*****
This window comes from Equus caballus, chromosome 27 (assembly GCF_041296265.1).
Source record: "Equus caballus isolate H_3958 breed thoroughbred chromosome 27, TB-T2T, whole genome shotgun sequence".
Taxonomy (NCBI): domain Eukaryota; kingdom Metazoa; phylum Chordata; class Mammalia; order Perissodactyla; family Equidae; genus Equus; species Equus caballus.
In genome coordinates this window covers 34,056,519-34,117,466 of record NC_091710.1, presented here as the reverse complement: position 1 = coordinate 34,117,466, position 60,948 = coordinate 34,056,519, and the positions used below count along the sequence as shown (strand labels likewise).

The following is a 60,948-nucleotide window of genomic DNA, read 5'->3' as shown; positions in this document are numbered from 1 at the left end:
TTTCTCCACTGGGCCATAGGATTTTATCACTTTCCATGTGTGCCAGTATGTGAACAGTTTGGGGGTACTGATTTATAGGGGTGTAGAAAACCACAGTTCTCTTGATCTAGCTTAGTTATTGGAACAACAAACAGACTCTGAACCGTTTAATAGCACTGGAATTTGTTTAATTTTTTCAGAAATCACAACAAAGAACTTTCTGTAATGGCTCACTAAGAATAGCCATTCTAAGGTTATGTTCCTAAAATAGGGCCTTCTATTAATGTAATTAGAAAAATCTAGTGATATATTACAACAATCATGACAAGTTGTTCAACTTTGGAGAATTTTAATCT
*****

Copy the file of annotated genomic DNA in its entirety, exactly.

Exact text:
This window comes from Equus caballus, chromosome 27 (assembly GCF_041296265.1).
Source record: "Equus caballus isolate H_3958 breed thoroughbred chromosome 27, TB-T2T, whole genome shotgun sequence".
Taxonomy (NCBI): domain Eukaryota; kingdom Metazoa; phylum Chordata; class Mammalia; order Perissodactyla; family Equidae; genus Equus; species Equus caballus.
In genome coordinates this window covers 34,056,519-34,117,466 of record NC_091710.1, presented here as the reverse complement: position 1 = coordinate 34,117,466, position 60,948 = coordinate 34,056,519, and the positions used below count along the sequence as shown (strand labels likewise).

The following is a 60,948-nucleotide window of genomic DNA, read 5'->3' as shown; positions in this document are numbered from 1 at the left end:
TTTCTCCACTGGGCCATAGGATTTTATCACTTTCCATGTGTGCCAGTATGTGAACAGTTTGGGGGTACTGATTTATAGGGGTGTAGAAAACCACAGTTCTCTTGATCTAGCTTAGTTATTGGAACAACAAACAGACTCTGAACCGTTTAATAGCACTGGAATTTGTTTAATTTTTTCAGAAATCACAACAAAGAACTTTCTGTAATGGCTCACTAAGAATAGCCATTCTAAGGTTATGTTCCTAAAATAGGGCCTTCTATTAATGTAATTAGAAAAATCTAGTGATATATTACAACAATCATGACAAGTTGTTCAACTTTGGAGAATTTTAATCT